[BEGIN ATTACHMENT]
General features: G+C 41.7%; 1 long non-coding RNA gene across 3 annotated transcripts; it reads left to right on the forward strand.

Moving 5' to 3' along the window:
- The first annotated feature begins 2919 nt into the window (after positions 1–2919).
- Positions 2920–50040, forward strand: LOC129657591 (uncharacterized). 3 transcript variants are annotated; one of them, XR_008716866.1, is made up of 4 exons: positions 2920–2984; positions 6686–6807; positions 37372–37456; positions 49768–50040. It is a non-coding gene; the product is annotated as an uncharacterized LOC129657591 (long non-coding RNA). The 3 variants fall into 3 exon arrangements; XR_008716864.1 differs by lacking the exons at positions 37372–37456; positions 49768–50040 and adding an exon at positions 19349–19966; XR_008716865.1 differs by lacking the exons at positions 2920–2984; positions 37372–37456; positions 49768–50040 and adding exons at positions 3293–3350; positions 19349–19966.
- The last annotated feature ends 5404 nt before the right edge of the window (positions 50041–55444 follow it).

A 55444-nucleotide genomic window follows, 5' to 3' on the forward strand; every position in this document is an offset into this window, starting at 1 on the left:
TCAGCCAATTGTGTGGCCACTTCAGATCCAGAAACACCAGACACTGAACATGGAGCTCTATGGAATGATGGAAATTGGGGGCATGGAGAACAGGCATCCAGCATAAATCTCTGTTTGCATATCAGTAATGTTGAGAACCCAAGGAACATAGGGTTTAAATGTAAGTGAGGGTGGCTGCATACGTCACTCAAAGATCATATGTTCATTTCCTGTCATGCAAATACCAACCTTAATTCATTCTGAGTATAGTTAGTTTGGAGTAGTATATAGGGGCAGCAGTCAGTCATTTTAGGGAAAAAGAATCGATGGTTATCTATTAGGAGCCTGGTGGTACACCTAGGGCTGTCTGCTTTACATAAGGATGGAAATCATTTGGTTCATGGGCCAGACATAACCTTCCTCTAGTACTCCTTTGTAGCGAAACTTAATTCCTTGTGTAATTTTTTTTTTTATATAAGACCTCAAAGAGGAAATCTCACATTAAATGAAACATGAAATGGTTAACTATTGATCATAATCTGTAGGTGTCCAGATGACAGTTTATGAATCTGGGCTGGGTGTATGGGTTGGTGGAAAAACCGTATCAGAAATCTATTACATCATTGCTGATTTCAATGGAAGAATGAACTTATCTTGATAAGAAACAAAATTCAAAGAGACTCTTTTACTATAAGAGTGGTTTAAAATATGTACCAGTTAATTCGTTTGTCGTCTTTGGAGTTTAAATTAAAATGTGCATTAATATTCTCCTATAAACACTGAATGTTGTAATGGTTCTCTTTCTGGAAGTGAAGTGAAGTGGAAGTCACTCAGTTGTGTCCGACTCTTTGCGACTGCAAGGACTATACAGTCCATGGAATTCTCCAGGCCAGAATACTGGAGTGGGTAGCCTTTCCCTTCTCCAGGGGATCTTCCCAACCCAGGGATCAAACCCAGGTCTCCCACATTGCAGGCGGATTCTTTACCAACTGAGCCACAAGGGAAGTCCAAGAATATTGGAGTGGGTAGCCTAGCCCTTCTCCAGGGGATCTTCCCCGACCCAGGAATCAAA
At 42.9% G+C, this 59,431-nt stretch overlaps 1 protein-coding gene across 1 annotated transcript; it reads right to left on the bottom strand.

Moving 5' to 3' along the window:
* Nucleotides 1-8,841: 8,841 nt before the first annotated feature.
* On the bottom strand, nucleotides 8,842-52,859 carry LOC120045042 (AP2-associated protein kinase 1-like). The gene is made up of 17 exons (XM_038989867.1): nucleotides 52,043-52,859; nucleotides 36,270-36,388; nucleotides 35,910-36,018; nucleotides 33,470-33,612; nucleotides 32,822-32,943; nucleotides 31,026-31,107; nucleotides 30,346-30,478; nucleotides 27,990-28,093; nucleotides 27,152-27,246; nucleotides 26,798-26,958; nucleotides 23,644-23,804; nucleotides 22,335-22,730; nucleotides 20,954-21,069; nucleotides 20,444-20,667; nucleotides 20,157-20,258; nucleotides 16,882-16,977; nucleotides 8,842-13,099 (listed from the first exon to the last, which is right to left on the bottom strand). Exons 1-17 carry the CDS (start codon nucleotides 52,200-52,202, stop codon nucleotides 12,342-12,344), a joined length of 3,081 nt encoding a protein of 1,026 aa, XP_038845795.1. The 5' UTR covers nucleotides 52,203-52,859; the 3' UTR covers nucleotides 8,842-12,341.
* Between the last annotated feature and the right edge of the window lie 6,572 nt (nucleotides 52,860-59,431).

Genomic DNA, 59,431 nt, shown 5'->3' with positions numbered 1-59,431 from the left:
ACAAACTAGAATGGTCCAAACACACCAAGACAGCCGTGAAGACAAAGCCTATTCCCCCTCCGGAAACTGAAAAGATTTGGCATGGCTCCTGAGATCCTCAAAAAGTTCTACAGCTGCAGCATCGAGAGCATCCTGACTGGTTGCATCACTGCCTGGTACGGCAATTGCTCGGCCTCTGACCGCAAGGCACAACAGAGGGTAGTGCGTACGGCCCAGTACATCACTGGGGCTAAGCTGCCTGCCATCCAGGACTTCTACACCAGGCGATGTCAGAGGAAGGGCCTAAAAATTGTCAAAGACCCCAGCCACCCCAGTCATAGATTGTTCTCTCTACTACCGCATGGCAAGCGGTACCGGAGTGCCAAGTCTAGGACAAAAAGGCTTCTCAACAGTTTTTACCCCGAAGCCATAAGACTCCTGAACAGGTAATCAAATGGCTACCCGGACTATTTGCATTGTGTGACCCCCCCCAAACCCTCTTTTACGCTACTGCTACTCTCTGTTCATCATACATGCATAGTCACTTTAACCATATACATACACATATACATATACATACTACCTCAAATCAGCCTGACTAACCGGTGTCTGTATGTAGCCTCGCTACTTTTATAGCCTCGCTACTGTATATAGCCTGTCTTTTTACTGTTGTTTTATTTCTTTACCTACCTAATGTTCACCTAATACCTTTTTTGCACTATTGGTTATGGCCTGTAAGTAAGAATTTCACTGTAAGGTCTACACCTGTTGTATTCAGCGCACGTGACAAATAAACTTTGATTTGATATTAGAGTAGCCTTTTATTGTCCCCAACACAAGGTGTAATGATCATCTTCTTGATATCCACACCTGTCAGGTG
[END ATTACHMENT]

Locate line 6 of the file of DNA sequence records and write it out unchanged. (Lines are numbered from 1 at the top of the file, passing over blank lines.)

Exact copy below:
A 55444-nucleotide genomic window follows, 5' to 3' on the forward strand; every position in this document is an offset into this window, starting at 1 on the left: